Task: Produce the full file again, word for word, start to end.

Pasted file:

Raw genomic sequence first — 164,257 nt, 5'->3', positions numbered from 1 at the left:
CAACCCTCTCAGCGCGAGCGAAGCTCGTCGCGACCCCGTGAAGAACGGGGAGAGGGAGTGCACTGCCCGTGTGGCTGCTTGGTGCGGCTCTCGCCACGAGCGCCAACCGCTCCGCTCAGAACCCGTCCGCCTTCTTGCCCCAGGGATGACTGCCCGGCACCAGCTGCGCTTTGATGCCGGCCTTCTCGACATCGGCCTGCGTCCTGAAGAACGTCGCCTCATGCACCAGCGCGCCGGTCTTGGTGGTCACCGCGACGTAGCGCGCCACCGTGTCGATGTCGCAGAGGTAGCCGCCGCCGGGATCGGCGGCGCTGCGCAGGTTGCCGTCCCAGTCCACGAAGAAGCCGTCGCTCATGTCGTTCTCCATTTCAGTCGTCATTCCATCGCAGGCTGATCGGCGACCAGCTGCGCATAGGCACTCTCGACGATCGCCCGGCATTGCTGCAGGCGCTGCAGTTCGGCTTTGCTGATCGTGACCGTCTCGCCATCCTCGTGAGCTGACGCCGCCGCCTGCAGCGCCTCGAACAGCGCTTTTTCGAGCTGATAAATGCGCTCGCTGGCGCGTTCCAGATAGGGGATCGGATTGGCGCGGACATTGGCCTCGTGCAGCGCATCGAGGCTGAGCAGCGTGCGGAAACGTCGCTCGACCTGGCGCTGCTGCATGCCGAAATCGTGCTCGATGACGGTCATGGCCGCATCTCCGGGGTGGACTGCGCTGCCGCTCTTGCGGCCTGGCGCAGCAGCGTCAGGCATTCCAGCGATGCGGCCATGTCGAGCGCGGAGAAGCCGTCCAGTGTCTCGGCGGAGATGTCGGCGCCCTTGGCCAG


Raw genomic sequence first — 164,257 nt, 5'->3', positions numbered from 1 at the left:
CAACCCTCTCAGCGCGAGCGAAGCTCGTCGCGACCCCGTGAAGAACGGGGAGAGGGAGTGCACTGCCCGTGTGGCTGCTTGGTGCGGCTCTCGCCACGAGCGCCAACCGCTCCGCTCAGAACCCGTCCGCCTTCTTGCCCCAGGGATGACTGCCCGGCACCAGCTGCGCTTTGATGCCGGCCTTCTCGACATCGGCCTGCGTCCTGAAGAACGTCGCCTCATGCACCAGCGCGCCGGTCTTGGTGGTCACCGCGACGTAGCGCGCCACCGTGTCGATGTCGCAGAGGTAGCCGCCGCCGGGATCGGCGGCGCTGCGCAGGTTGCCGTCCCAGTCCACGAAGAAGCCGTCGCTCATGTCGTTCTCCATTTCAGTCGTCATTCCATCGCAGGCTGATCGGCGACCAGCTGCGCATAGGCACTCTCGACGATCGCCCGGCATTGCTGCAGGCGCTGCAGTTCGGCTTTGCTGATCGTGACCGTCTCGCCATCCTCGTGAGCTGACGCCGCCGCCTGCAGCGCCTCGAACAGCGCTTTTTCGAGCTGATAAATGCGCTCGCTGGCGCGTTCCAGATAGGGGATCGGATTGGCGCGGACATTGGCCTCGTGCAGCGCATCGAGGCTGAGCAGCGTGCGGAAACGTCGCTCGACCTGGCGCTGCTGCATGCCGAAATCGTGCTCGATGACGGTCATGGCCGCATCTCCGGGGTGGACTGCGCTGCCGCTCTTGCGGCCTGGCGCAGCAGCGTCAGGCATTCCAGCGATGCGGCCATGTCGAGCGCGGAGAAGCCGTCCAGTGTCTCGGCGGAGATGTCGGCGCCCTTGGCCAG